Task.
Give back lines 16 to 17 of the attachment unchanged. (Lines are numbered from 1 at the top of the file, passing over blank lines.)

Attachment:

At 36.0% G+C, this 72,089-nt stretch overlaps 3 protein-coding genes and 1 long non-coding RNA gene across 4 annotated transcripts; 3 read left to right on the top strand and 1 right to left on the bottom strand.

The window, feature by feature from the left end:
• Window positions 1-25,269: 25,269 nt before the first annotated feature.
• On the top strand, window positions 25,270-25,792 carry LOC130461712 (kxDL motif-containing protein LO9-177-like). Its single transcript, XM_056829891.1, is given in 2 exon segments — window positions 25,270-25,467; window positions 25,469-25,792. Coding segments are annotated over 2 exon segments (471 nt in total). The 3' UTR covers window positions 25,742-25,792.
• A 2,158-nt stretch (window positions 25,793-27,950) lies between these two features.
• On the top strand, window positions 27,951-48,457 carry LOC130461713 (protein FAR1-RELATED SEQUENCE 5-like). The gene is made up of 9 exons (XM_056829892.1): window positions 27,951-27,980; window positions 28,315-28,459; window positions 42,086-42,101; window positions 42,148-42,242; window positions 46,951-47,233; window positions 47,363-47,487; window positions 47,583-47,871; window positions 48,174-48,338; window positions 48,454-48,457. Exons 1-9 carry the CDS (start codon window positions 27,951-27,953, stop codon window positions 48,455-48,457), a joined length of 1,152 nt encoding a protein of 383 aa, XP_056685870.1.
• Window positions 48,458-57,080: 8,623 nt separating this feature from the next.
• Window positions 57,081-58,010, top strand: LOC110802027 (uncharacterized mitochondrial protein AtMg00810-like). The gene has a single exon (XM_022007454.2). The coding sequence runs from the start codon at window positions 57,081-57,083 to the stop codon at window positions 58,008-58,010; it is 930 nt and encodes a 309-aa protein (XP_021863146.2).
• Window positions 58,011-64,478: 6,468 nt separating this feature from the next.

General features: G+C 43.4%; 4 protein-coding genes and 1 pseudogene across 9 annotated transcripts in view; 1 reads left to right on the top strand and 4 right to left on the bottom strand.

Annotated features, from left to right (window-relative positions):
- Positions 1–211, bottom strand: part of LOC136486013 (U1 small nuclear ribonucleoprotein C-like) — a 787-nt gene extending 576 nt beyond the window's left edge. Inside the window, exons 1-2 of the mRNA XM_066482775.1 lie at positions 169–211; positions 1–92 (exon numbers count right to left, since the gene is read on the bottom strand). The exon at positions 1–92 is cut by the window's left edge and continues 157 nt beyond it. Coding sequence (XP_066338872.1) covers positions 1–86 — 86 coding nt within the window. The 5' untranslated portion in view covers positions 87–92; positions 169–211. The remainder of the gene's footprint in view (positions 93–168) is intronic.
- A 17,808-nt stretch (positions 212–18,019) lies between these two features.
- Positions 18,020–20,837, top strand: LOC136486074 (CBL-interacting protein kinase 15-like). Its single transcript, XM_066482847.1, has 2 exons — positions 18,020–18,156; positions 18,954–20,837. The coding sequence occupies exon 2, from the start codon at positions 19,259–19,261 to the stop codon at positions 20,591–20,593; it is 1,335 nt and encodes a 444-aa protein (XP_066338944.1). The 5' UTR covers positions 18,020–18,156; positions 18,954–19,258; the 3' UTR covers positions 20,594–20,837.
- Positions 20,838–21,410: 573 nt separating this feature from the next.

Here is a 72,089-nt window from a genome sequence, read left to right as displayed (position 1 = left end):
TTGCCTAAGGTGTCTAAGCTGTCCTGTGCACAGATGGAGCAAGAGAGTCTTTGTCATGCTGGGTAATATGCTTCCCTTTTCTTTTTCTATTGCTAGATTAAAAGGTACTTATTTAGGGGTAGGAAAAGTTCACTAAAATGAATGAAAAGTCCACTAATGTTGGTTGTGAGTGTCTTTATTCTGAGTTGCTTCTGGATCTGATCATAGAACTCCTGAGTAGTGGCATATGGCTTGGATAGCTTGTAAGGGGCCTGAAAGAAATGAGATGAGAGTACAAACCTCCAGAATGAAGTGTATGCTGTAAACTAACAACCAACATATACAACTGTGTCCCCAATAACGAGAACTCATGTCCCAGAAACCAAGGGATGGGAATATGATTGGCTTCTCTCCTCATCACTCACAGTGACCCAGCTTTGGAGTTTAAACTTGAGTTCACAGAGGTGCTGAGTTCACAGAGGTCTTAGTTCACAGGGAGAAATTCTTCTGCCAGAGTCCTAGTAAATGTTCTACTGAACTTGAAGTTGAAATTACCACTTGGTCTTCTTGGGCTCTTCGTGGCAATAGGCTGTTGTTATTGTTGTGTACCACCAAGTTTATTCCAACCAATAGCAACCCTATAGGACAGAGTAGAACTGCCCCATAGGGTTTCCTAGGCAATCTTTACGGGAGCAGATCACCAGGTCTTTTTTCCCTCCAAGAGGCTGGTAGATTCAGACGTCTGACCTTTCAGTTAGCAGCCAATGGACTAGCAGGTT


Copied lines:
Here is a 72,089-nt window from a genome sequence, read left to right as displayed (position 1 = left end):
TTGCCTAAGGTGTCTAAGCTGTCCTGTGCACAGATGGAGCAAGAGAGTCTTTGTCATGCTGGGTAATATGCTTCCCTTTTCTTTTTCTATTGCTAGATTAAAAGGTACTTATTTAGGGGTAGGAAAAGTTCACTAAAATGAATGAAAAGTCCACTAATGTTGGTTGTGAGTGTCTTTATTCTGAGTTGCTTCTGGATCTGATCATAGAACTCCTGAGTAGTGGCATATGGCTTGGATAGCTTGTAAGGGGCCTGAAAGAAATGAGATGAGAGTACAAACCTCCAGAATGAAGTGTATGCTGTAAACTAACAACCAACATATACAACTGTGTCCCCAATAACGAGAACTCATGTCCCAGAAACCAAGGGATGGGAATATGATTGGCTTCTCTCCTCATCACTCACAGTGACCCAGCTTTGGAGTTTAAACTTGAGTTCACAGAGGTGCTGAGTTCACAGAGGTCTTAGTTCACAGGGAGAAATTCTTCTGCCAGAGTCCTAGTAAATGTTCTACTGAACTTGAAGTTGAAATTACCACTTGGTCTTCTTGGGCTCTTCGTGGCAATAGGCTGTTGTTATTGTTGTGTACCACCAAGTTTATTCCAACCAATAGCAACCCTATAGGACAGAGTAGAACTGCCCCATAGGGTTTCCTAGGCAATCTTTACGGGAGCAGATCACCAGGTCTTTTTTCCCTCCAAGAGGCTGGTAGATTCAGACGTCTGACCTTTCAGTTAGCAGCCAATGGACTAGCAGGTT